Designer (and friend of Tested) Nick Acosta clued me into the current home of the Panorama of the City of New York, a 10,000 sq ft model of the city that was made for the 1964 World's Fair. The Panorama, as World's Fair enthusiasts remember it, replicates New York's 900,000 buildings in 1:1200 scale (every inch represents 100 feet), of which some 35,000 were hand made from wood or foam and painted. Visitors viewed the model from a nine-minute ride that simulated the experience of flying over the city in a helicopter, as if they were 20,000 feet in the air. I had no idea that the model was still on display. It's viewable at the Queens Museum, which is now on our list of must-visit places the next time we go to New York Maker Faire. If you can't make it to Queens, Curbed's New York blog recent visited the miniature and posted a ton of great photos.
And since I have miniatures on the mind, here are a few of my favorite scale models I've been able to see in recent travels:
Pan Pacific International Exposition, San Francisco: San Francisco's currently celebrating the hundredth anniversary of the 1915 World's Fair that was held in what's now the city's Marina district. Several dozen city blocks were turned into fairgrounds to commemorate the opening of the Panama canal, as well as the city's rebirth after the 1906 earthquake. As part of the centennial festivities, a large scale model of the original fairgrounds was restored and is on display at the California Historical Society. If you're in town for GDC this week, this is only a block away from the Moscone convention center!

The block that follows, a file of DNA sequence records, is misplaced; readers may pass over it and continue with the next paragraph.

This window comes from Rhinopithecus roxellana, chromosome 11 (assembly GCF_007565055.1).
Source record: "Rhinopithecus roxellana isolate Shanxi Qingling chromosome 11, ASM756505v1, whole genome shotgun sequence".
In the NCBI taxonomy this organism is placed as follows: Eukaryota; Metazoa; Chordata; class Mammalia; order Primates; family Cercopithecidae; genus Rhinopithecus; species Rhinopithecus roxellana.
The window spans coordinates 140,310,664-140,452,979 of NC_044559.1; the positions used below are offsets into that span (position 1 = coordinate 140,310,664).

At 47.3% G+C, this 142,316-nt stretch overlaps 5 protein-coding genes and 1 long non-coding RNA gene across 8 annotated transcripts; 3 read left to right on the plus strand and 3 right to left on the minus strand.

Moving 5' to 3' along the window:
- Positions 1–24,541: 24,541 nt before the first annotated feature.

Disneyland, Walt Disney Family Museum: This 12-foot model representing Disneyland as Walt Disney imagined it (including all the attractions he planned for it before his death) was built by Kernerworks for the Walt Disney Family Museum in San Francisco's Presidio park. It's incredibly intricate, and you're allowed to get pretty close up to it for photographs. There's a similar model on display at the Opera House at Disneyland's Main Street, which is a representation of what the park looked like on its 1955 opening day.
19th Century Geneva, Maison Tavel: Joey and I stumbled onto this lavish architectural model while we were in Switzerland two years ago to visit CERN and the Large Hadron Collider. The Magnin Relief Map is housed in the attic of the Tavel House--the oldest private residence in Geneva. The 400 sq-ft miniature depicts Geneva as the city stood in 1850, complete with towering fortifications and neoclassical architecture. Architect Auguste Magnin spent 18 years building this model.
The Bay Model, US Army Corps of Engineers: One of the most famous scale miniatures in California is The Bay Model, a 1.5 acre working hydraulic model of the San Francisco Bay. It was built in the late 1950s to study hydrology in the area, and now is open to the public as an educational resource. I've actually yet to visit it, even though it was just down the block from our original offices in Sausalito!
(h/t Nick Acosta)